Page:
Often, when one of the members was scheduled to give a performance, the rest of the Pack would show up for an impromptu show, causing much excitement among audiences, resulting in return visits. They sold out almost all of their appearances, and people would come pouring into Las Vegas, sometimes sleeping in cars and hotel lobbies when they could not find rooms, just to be part of the Rat Pack entertainment experience. The marquees of the hotels at which they were performing as individuals would read, for example, "DEAN MARTIN - MAYBE FRANK - MAYBE SAMMY" as seen on a Sands Hotelmarker sign [26853].

On June 20, 1965 Sinatra, Martin and Davis with Johnny Carson as the emcee (subbing for Bishop who was out with a bad back) performed their only televised concert together during the heyday of the pack at the Kiel Opera Housemarker in St. Louis, a closed-circuit broadcast done as a fundraiser for Dismas House (the first halfway house for ex-convicts). After being thought lost for thirty years Paul Brownstein tracked down a print of the show that had been sitting in a closet in St. Louis. It has since been broadcast on Nick at Night (in 1998) as part The Museum of Television & Radio Showcase series [26854] and released on DVD as part of the Ultimate Rat Pack Collection: Live & Swingin.

Although the Rat Pack members remained close (with the exception of Peter Lawford), the Rat Pack began to fade in popularity with the rise of the 1960s counterculture, which sent their form of sophisticated "Establishment" entertainment into decline. While its individual members remained popular with the public, the Rat Pack, as such, had ceased to exist by the end of the 1960s.

Many years later, Martin and Davis appeared together in the movie Cannonball Run, and were joined by Sinatra in the movie Cannonball Run II. This would be the last time that the three would appear in a movie together. (Shirley MacLaine also appears in the latter film).

Lawford died on December 24, 1984 of cardiac arrest complicated by kidney and liver failure at the age of 61. Sammy Davis, Jr. died at the age of 64 on May 16, 1990, of complications from throat cancer. Dean Martin died at home on Christmas morning 1995, aged 78. Frank Sinatra died on May 14, 1998, at the age of 82. Joey Bishop, the last surviving and longest-lived (89) male Rat Pack member, died on October 17, 2007.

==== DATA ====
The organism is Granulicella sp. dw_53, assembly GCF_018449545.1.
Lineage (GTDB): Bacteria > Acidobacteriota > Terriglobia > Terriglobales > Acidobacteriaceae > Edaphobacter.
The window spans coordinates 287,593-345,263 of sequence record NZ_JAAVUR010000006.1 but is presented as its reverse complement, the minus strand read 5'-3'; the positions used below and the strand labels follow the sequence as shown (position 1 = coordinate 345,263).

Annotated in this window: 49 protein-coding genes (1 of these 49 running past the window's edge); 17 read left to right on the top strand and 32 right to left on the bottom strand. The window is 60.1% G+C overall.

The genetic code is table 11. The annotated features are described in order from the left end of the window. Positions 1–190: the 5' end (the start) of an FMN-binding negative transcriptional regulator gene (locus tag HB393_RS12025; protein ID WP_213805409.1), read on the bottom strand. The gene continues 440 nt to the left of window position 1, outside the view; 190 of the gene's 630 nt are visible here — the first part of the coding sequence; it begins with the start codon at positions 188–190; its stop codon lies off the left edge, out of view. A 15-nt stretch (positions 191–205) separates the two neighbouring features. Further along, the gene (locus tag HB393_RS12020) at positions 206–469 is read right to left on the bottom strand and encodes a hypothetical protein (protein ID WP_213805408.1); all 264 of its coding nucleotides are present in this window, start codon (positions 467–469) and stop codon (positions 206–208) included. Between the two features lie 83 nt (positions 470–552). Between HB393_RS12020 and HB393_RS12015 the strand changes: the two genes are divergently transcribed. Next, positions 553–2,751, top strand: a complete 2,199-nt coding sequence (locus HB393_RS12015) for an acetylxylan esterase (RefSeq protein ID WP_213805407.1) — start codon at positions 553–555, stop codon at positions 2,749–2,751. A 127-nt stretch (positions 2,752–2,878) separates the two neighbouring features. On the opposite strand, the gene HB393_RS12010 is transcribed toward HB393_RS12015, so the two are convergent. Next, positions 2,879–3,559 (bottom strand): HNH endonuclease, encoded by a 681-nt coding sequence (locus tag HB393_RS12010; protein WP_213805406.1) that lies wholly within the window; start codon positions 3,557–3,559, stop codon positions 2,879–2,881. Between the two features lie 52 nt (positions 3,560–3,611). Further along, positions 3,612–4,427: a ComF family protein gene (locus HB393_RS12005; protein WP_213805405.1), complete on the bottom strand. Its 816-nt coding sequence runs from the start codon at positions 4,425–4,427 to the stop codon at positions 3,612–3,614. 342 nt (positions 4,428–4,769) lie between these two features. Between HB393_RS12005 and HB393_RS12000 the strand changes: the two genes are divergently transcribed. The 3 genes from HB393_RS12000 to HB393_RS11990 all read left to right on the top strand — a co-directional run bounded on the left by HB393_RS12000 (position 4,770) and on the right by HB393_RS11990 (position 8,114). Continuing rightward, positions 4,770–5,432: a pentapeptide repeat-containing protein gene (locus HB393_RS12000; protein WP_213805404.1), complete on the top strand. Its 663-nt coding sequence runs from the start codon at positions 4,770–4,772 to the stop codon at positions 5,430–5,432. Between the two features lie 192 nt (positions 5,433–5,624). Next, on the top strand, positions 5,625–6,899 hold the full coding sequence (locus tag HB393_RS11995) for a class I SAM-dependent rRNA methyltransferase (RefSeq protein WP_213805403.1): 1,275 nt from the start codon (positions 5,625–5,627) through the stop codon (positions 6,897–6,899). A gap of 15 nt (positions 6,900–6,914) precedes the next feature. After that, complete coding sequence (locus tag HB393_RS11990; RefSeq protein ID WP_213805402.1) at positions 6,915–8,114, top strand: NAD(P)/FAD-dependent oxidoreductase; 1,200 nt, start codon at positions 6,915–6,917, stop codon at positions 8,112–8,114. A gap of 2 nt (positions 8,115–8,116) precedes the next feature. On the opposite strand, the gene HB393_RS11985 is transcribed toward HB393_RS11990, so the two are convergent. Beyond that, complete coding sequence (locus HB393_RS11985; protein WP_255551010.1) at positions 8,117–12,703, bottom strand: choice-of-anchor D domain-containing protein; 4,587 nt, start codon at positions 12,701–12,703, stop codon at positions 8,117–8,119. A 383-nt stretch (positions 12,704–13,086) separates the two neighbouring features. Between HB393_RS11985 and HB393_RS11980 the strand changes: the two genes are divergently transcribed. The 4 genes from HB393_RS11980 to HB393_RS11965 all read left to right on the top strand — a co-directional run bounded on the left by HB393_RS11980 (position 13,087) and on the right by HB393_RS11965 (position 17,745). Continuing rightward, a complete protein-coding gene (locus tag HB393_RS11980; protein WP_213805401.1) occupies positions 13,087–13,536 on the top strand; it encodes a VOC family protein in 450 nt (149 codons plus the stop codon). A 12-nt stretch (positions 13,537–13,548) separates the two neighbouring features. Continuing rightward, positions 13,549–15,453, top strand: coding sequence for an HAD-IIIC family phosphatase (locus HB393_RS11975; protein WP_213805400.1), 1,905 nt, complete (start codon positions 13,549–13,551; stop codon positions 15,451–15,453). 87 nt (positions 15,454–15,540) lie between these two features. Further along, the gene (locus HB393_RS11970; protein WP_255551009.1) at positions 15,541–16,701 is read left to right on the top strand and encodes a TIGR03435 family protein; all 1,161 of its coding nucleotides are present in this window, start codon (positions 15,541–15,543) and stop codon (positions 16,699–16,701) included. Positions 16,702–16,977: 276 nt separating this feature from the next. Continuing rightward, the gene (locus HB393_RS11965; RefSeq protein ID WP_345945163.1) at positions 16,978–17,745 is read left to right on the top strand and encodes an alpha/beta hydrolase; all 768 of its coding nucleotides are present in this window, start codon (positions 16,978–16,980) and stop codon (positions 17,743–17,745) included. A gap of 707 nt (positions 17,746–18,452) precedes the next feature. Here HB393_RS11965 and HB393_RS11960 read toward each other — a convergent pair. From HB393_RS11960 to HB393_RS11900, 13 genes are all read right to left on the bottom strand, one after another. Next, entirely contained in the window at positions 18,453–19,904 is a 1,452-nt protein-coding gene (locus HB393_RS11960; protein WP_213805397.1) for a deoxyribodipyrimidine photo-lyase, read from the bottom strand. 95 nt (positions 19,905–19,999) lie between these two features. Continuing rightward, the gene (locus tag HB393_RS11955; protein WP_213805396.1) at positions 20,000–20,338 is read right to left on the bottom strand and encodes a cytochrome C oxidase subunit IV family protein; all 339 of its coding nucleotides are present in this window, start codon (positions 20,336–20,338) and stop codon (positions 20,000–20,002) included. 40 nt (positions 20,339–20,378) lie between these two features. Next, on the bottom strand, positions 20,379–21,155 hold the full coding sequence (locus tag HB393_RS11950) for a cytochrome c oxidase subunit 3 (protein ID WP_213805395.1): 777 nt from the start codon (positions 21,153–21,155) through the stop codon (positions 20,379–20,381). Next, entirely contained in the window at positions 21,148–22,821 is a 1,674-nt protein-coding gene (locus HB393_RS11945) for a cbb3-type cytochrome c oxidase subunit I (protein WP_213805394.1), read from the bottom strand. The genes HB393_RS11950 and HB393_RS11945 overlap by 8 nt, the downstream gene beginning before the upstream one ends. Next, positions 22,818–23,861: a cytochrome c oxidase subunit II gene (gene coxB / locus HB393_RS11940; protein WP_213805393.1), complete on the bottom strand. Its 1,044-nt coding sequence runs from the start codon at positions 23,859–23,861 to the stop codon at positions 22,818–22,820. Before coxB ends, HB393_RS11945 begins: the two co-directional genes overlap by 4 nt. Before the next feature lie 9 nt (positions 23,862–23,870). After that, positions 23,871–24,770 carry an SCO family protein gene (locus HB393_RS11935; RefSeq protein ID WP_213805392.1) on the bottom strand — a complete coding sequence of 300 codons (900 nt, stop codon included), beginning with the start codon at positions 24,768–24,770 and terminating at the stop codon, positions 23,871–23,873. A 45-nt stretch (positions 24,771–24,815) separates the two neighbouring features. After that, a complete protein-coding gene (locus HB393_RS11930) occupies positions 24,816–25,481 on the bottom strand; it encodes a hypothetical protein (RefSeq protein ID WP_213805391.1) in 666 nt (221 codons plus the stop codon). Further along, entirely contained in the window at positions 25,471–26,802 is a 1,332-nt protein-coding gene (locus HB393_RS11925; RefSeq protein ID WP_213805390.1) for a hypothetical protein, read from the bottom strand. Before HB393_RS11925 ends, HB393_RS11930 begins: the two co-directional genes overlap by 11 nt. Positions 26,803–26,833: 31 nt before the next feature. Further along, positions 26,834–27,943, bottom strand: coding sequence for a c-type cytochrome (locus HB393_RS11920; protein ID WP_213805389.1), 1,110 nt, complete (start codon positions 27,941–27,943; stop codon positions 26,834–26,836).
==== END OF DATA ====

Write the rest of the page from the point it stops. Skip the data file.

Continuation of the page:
In December 1987, at Chasen's restaurant in Los Angeles, Sinatra, Davis, and Martin announced a 29 date tour, called Together Again, sponsored by Home Box Office and American Express. At the press conference to announce the tour, Martin joked about calling the tour off, and Sinatra rebuked a reporter for using the term "Rat Pack," referring to it as "that stupid phrase".

Dean Martin's son, Dean Paul Martin, had died in a plane crash in March 1987 on the San Gorgonio Mountainmarker in California, the same mountain where Sinatra's mother, Dolly, had been killed in a plane crash ten years earlier. Martin had since become increasingly dependent on alcohol and prescription drugs. Davis had had hip replacement surgery two years previously, and been estranged from Sinatra because of his usage of cocaine. Davis was also experiencing severe financial difficulties, and was promised by Sinatra's people that he could earn between six and eight million dollars from the tour.

Martin had not made a film or recorded since 1983, and Sinatra felt that the tour would be good for Martin, telling Davis, "I think it would be great for Dean. Get him out. For that alone it would be worth doing". Sinatra and Davis still performed regularly, yet had not recorded for several years. Both Sinatra and Martin had made their last film appearances together, in 1984's Cannonball Run II, a film which also starred Davis. This marked the trios last feature film appearance since 1964's Robin and the 7 Hoods. Martin expressed reservations about the tour, wondering whether they could draw as many people as they had in the past. After private rehearsals, at one of which Sinatra and Davis had complained about the lack of black musicians in the orchestra, the tour began at the Oakland-Alameda County Coliseummarker on March 13, 1988.

To a sold-out crowd of 14,500, Davis opened the show, followed by Martin and then Sinatra; after an interval, the three performed a medley of songs. During the show, Martin threw a lit cigarette at the audience; this, coupled with his increasingly blasé attitude to the tour and his frustration with Sinatra's anger over hotel accommodation in Chicago, led to him leaving the tour after only four performances. Martin cited 'kidney problems' as the reason for his departure. Eliot Weisman, Sinatra's representative, suggested replacing Martin with his client, Liza Minnelli. With Minnelli, the tour was called The Ultimate Event, and continued internationally to great success.